Make in India is a great initiative. It ensures large local employment and improving the skill set. This path ensures local fabrication of low and moderate technology components, but depends heavily on import of key and high technology components to integrate and realise the final product. But this approach does not ensure getting mastery of technology and related innovations. The net result is that we remain continuous laggard in building technology and industry of future. Classic example is our software industry. In spite of their great contribution in our economy and job market, we are yet to build a branded software or operating system, reducing our opportunity of reaping a bonanza of harvest. Similar is our experience in aircraft manufacturing. Though we are assembling 3rd and 4th generation aircrafts, we are yet to build our own fighter or passenger aircrafts of similar class. Our own single engine fighter aircraft Tejas, though a creditable product, took four decades to mature. At this time scale, we are guaranteed to be dependent on foreign aircrafts at exorbitant price for decades to come. Further, Make in India approach makes our industry vulnerable to inimical changes in global political equations and sudden paradigm shift in technology innovations.

The panacea for the above mentioned disadvantages is Made in India approach, where we invest in mastering the technology in India through our own innovations. I will suggest that if we want to be long term players and leaders of future space Industry, we should aim for this approach. I know the efforts will be high, results will be slow to start with. But once innovations get ingrained in our culture, there is no looking back.

Unfortunately, venture funds will prefer the Make in India approach as they want quick and assured return on their investments. The government policies and financial institutions need to encourage patient venture funding, ready to aim for long term bonanza from deep tech investment in Made in India aporoach.

The biggest psychological hindrance to VCs and Angel investors in funding Space Tech is the perception that space technology is a difficult technology and cost intensive. From my experiences of 35+ years in the field, I can vouch that space technology is no “Rocket Science”, a notion cleverly spread by practitioners themselves to hike their own valuations in the industry and society. The key to almost zero defect space technology is the simplicity of thought process and great innovation in simple mechanisms and designs to achieve stunningly complex task. My experience tells me that rarely a component or hardware fails in space. If we analyse failures, the onus, more often than not, lies at the doorstep of the designer and lack of proper planning and thought process behind that hardware or software component.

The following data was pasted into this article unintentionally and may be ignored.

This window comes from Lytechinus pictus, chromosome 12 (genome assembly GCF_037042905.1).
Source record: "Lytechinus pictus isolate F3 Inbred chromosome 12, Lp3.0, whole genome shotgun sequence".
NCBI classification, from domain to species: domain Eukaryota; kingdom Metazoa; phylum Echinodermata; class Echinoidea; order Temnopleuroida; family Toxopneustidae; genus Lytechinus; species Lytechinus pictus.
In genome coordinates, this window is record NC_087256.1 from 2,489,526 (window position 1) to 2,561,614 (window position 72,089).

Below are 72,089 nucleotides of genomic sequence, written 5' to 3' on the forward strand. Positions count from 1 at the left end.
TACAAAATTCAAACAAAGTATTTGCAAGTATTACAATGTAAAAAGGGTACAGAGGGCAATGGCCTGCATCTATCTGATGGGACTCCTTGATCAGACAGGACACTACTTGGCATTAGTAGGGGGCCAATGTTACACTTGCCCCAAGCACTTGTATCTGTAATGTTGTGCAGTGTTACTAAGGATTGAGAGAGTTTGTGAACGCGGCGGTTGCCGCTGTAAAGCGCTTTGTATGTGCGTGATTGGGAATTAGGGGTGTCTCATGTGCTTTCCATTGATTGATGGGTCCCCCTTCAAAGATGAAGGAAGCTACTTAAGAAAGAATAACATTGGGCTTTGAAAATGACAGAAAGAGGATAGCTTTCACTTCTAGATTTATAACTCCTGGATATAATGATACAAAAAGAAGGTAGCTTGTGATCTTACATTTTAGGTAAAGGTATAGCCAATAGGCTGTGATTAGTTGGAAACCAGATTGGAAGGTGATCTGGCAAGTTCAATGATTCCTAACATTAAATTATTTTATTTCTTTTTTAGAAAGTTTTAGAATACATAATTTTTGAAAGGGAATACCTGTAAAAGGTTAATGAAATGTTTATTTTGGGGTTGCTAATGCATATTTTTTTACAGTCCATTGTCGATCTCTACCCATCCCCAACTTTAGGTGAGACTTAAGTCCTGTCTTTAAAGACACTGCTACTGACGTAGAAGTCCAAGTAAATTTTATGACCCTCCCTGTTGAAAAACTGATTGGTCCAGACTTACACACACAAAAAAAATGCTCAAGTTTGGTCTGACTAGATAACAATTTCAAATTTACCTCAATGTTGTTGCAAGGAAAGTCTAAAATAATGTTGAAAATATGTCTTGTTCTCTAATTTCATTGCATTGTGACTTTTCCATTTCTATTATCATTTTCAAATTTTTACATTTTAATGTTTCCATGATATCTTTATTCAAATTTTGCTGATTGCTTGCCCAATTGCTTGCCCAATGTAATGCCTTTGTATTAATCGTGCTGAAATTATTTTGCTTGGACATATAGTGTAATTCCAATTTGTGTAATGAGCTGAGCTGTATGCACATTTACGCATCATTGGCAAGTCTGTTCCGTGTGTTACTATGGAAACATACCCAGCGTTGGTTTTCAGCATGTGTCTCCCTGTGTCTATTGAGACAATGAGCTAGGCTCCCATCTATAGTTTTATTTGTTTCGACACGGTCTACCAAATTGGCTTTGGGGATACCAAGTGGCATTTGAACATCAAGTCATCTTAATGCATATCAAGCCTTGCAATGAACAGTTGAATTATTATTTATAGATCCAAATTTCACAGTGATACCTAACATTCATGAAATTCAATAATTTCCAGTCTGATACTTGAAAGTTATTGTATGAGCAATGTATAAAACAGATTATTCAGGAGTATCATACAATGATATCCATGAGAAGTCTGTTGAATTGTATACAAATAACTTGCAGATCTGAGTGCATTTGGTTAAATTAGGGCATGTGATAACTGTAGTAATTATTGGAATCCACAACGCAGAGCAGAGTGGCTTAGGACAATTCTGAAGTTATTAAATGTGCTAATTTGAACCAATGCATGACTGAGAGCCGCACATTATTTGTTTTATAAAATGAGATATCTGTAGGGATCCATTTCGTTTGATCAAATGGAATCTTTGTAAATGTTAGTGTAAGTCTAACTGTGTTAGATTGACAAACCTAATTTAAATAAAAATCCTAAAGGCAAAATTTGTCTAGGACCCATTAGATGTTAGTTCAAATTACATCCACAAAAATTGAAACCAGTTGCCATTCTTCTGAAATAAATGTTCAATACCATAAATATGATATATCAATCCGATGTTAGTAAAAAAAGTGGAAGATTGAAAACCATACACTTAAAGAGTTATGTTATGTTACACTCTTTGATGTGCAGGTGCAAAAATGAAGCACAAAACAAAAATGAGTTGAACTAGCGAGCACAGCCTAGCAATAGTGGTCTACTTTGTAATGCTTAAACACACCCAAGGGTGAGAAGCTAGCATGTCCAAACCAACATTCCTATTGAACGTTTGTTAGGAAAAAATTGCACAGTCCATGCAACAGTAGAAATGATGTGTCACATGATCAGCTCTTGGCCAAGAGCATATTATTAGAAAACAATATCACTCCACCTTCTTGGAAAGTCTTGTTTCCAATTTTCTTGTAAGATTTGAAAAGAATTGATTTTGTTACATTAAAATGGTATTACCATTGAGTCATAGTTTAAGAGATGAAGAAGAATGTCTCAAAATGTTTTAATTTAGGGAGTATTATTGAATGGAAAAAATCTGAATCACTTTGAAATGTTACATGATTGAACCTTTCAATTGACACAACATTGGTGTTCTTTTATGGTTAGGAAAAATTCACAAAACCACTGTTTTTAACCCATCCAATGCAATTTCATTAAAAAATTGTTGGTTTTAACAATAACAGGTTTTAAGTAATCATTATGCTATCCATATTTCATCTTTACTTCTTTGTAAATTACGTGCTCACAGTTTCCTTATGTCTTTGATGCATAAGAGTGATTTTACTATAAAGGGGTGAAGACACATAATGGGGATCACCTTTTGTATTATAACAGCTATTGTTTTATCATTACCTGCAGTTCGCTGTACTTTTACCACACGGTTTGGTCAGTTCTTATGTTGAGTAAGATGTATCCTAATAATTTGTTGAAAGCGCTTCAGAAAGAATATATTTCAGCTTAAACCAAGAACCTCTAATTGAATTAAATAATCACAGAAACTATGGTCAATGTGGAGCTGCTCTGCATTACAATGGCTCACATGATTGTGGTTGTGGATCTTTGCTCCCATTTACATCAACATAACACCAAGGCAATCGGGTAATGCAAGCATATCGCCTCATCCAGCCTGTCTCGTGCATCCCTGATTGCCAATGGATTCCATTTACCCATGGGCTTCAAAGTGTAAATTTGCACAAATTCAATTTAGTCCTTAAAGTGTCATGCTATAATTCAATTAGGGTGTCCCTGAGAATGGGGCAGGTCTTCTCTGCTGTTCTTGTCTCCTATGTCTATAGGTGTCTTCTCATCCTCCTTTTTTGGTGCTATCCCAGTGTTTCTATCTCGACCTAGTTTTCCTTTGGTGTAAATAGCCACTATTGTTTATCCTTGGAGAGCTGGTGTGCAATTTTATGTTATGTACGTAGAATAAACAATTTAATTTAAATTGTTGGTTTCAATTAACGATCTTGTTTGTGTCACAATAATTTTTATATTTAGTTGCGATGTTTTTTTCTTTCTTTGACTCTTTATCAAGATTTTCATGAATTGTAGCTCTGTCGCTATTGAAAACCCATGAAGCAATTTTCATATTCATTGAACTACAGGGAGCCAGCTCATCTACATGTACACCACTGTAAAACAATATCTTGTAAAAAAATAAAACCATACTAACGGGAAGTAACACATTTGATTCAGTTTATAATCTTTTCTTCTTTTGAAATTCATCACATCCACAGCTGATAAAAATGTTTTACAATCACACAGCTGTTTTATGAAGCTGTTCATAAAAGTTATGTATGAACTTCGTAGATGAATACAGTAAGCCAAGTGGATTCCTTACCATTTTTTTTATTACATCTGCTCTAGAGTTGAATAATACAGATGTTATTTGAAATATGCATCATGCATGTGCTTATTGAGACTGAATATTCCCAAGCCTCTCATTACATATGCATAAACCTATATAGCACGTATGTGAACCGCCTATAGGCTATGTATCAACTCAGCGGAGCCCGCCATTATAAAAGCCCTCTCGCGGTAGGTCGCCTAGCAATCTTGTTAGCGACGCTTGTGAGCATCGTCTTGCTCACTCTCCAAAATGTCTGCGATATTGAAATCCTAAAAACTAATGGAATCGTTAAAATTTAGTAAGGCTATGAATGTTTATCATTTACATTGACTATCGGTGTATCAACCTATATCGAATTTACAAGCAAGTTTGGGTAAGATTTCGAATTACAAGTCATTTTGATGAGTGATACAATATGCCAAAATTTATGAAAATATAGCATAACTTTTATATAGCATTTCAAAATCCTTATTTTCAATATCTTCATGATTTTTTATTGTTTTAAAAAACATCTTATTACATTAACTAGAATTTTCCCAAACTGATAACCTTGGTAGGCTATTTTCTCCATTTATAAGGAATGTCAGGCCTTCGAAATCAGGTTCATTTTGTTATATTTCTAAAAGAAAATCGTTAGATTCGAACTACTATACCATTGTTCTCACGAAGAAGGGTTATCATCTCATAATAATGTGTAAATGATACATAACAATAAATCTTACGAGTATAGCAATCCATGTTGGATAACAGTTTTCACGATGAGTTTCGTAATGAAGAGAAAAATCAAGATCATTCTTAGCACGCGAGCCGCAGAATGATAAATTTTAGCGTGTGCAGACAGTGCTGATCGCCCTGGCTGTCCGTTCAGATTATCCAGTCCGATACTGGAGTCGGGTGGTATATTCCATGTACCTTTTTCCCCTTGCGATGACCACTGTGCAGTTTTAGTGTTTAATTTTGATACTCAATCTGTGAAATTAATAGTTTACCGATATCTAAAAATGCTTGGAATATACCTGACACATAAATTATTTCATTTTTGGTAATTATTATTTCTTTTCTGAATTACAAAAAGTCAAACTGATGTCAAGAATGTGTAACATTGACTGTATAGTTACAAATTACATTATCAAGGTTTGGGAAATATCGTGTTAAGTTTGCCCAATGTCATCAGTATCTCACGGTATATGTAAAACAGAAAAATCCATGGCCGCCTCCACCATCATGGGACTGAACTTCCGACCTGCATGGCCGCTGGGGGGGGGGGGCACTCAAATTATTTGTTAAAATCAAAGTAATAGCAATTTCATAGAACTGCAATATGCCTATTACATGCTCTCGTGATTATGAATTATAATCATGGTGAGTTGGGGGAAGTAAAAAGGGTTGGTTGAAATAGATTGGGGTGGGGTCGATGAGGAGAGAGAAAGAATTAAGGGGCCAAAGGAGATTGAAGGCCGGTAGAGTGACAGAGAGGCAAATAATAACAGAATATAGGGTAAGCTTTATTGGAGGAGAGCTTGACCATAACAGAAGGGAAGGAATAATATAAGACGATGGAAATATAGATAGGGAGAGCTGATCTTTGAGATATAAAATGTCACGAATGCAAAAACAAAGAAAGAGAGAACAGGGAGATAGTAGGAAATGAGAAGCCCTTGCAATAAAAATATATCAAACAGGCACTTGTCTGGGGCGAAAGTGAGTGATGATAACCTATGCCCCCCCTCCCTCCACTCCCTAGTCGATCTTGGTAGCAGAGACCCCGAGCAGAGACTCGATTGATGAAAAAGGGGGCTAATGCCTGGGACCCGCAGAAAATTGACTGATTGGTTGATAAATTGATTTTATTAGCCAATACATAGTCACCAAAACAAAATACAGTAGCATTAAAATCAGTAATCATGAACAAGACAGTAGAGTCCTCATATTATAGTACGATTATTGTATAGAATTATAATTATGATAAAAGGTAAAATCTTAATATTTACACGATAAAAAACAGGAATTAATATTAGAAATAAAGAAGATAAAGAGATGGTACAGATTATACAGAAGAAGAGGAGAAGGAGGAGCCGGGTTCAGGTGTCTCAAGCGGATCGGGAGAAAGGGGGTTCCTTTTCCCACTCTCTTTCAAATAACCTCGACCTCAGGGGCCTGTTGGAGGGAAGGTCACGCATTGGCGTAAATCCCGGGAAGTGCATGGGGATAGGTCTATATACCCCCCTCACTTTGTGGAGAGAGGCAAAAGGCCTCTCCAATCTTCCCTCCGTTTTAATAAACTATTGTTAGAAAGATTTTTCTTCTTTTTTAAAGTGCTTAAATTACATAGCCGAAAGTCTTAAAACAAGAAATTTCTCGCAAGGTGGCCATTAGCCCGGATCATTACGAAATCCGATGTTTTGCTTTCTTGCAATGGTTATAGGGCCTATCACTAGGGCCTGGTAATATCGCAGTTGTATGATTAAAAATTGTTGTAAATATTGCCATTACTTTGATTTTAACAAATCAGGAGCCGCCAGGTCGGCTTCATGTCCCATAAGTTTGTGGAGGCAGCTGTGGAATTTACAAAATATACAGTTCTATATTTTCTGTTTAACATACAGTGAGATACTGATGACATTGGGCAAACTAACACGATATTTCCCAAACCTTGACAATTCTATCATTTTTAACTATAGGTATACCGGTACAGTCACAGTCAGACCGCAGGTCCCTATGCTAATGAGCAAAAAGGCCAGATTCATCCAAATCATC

Globally, software industry progressed by leaps and bounds. But hardware industry is yet to see the progress to this scale. My understanding is that, the software industry built a culture of cooperation. No sooner an algorithm or OS or software or a language or an API or an App is developed, it is available to developers worldwide, widely and free of cost to build on them. Unnecessary efforts are not wasted in reinventing wheels. Our fledgling space Industry should learn the lessons from software industry. They should built a culture of great competition, but greater cooperation and sharing and much lesser mistrust to usher in booming of innovation ecosystem, to propel the industry to global leadership.

Being fortunate enough to be rooted in India, I have confidence on ingenuity of Indian minds to chart their own course instead of getting misled into beaten path. More I meet our budding entrepreneurs with their eyes fixed on stars, my conviction only grows.

Tapan Misra is a distinguished scientist, who has been Director of Space Application Centre and Advisor in the Department of Space. He has contributed i.mensely to India’s space programme and can be called the father of Synthetic Aperture Radar SAR, a technology that is at the core of the joint NASA- ISRO NISAR programme.